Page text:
• Wednesday, Sep 26, 2018
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BSEC says Chinese investor's demands illegal, seeks clarification from DSE

  • Published at 12:31 am February 28th, 2018
BSEC says Chinese investor's demands illegal, seeks clarification from DSE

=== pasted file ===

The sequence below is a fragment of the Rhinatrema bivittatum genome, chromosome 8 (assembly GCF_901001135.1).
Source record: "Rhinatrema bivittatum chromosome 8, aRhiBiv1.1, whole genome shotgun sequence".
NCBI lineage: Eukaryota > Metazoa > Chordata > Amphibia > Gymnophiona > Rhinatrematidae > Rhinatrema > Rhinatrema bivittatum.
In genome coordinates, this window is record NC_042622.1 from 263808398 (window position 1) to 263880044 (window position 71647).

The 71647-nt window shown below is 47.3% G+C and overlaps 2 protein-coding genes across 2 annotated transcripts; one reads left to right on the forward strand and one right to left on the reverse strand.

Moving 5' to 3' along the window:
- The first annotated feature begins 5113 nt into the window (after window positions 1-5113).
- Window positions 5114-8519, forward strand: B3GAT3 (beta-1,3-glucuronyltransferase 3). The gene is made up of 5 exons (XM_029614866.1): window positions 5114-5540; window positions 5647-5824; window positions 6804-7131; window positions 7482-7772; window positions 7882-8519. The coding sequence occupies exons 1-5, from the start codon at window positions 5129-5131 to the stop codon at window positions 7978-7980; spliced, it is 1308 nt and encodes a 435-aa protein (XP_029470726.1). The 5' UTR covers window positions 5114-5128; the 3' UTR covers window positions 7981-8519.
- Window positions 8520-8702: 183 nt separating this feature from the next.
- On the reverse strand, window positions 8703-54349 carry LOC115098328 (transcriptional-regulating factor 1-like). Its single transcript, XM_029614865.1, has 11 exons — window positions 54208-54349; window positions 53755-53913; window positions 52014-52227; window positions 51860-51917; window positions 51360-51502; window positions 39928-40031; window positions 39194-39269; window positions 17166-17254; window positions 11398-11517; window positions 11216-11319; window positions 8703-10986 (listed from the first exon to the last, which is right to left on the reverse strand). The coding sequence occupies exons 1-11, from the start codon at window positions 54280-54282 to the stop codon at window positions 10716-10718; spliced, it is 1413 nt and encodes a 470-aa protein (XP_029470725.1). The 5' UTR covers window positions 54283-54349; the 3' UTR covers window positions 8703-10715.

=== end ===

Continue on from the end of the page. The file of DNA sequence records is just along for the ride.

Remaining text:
The Bangladesh Securities And Exchange Commission has sought clarification from the Dhaka Stock Exchange on the proposed strategic partnership with a Chinese consortium. On Tuesday, the commission asked the DSE to explain the conditions the consortium had proposed as part of the deal to become a strategic investor of the premier bourse. A DSE official seeking anonymity said the commission had found several inconsistencies in the Chinese proposal conflicting with Bangladeshi laws, and asked the DSE to explain them. The DSE board of directors on February 19 decided to sell 25% of its shares to a consortium of the Shanghai Stock Exchange (SSE) and the Shenzhen Stock Exchange (SZSE), considering it a strategic investor. Later that week, the DSE submitted a proposal to the BSEC for approval of the deal. The DSE official said the Chinese consortium has asked that the strategic partnership be formulated under UK laws, and disputes be resolved through London international arbitration laws. It has also asked that the DSE board take approval from the consortium before including any other strategic partner. The commission has formed a committee to review the proposal, which in its observations has said that these conditions are illegal and there are no scopes for considering them. The Chinese have also asked for changes in the DSE charter to incorporate several conditions, including getting approval from the consortium on issuing new shares, change in the number of directors and other matters. Asked for comments, DSE MD KAM Majedur Rahman said the exchange had received a letter from the commission on the matter. “The points the BSEC has raised are not major issues,” he said. “The Chinese wanted to formulate the deal under Hong Kong laws, but we proposed UK laws because those laws are similar to ours,” he said. “If we want a new investor we will need their approval because they will be in the board,” Majedur said. “The DSE does not want a second partner either, because it will create scope for conflicts,” he added. In their proposal, the Chinese consortium proposed to buy 450 million or 25% shares of the DSE at a rate of Tk22 each. It also offered technical support of Tk307 crore and asked for a seat on the board, adding that it would not seek any return on its investment for a period of 10 years. A proposal was also received from the National Stock Exchange (NSE) of India, which offered a lower price than the Chinese consortium.  NSE offered Tk15 per share for the same number of shares and demanded two seats on the DSE board. The Indian body did offer technical support, but it did not clarify how much money it would spend. The DSE board said it considered the Chinese offer the best in terms of value and technical support. According to DSE sources, the commission had put pressure on the DSE management to pick the NSE over the consortium as the strategic partner. The DSE source claimed that the BSEC's challenge of the second strategic partnership condition was a further attempt to include the Indian exchange in the deal.